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HomeEnvironment200 farmers from Kipsaina benefit from free indigenous tree seedlings

200 farmers from Kipsaina benefit from free indigenous tree seedlings

The National government has partnered with non-governmental organizations and other state actors to conserve River Kipsaina water catchment area in Trans Nzoia county through tree planting.

Tree distribution exercise sponsored by Kipsaina Cranes and Wetland Conservation Group will help in protecting the river which is crucial for the livelihood of Saiwa national park.

“The Interior Ministry supports the conservation of this river which is the life-stream for the endangered Sitatunga antelope through the planting of trees to provide them an environment to survive,” Bondeni Kipsaina location chief Samson Kago said during the tree planting exercise at Kipsaina.

Kago assured the organizations that collectively with other government entities including the county government of Trans-Nzoia’s Department of Environment, NEMA, and WARMA, they will enforce the law on the conservation of the riparian land including eradicating sand harvesting from the river banks.

Kipsaina Cranes and Wetland Conservation Group, a nongovernmental organization has already issued 200 farmers with indigenous tree seedlings to boost the venture.

The Conservation Group director, Maurice Wanjala Sitoko, said each farmer whose land is adjacent to the stream will receive 100 indigenous trees to plant on the river banks as one of the ways to prevent soil erosion.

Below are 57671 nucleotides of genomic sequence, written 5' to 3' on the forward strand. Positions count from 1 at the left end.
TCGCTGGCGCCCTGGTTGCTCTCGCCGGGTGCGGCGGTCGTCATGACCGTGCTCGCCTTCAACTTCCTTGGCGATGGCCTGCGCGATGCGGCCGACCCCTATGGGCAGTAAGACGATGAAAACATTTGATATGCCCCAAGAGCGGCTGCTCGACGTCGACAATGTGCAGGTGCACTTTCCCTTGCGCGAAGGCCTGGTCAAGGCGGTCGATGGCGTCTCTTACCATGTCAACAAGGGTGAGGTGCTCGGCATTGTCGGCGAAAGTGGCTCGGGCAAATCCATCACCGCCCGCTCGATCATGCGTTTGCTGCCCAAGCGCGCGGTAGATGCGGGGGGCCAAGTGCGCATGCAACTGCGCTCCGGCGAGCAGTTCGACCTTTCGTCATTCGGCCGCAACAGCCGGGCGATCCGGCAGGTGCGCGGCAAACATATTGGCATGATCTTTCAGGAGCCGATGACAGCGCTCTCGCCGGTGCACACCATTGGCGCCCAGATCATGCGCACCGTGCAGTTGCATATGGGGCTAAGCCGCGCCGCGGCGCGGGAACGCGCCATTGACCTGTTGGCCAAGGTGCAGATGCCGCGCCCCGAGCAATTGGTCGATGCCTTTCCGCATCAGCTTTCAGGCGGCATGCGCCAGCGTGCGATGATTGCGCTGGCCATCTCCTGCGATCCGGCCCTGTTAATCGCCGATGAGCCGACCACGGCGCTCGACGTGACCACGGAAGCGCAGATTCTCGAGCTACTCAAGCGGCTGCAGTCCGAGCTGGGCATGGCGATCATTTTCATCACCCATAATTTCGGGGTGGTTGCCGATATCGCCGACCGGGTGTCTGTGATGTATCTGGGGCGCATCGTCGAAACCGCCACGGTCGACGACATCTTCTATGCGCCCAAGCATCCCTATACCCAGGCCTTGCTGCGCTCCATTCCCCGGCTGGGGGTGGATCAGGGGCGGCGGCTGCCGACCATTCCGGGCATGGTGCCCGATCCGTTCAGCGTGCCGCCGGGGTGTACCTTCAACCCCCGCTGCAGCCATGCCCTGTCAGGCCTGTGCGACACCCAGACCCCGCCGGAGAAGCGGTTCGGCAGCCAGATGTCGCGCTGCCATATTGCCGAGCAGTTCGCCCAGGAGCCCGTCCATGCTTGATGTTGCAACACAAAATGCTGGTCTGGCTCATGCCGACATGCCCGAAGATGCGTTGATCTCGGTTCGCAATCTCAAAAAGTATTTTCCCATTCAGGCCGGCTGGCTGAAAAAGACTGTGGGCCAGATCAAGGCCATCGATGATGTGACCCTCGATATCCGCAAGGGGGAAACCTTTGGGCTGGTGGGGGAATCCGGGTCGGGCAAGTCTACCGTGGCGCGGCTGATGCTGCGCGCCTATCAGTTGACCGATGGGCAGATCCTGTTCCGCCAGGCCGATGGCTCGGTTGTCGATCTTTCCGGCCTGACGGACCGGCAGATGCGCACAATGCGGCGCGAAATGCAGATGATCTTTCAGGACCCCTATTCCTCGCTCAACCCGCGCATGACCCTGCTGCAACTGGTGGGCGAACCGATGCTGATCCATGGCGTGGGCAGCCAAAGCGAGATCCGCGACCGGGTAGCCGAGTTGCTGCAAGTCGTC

“After being bestowed the Disney conservation hero I decided to give back the same measure to the community by planting seedlings which am distributing free to the farmers in my area,” said Sitiko. 

(from right) Mr. Maurice Wanjala Sitiko Director Kipsaina Cranes and Wetland Conservation Group, Kipsaina location chief Samson Kago, Assistant chief Anthony Maruti, and one of the farmer’s representatives who turned up to benefit from the free tree seedlings

He said his organization together with other environmental organizations including International crane’s foundation; endangered world life trust, are working with the government institutions for the protection of the wetland areas, with an aim to plant over 20, 0000 indigenous trees during the rainy season.

 

Mr. Wanjala added that apart from the conservation of the river Kipsaina the indigenous trees can also be part of the tourist attraction hence boosting the tourism sector in the area.

 

“Apart from my passion for environmental and wildlife conservation, am looking forward to setting up a research centre in this place because we have many students interested in courses like environmental science and botany,” Mr. Wanjala said., adding he intends to call for a stakeholders meeting to train farmers on beekeeping because bees do well near the water sources and the honey market is lucrative.

Source:KNA

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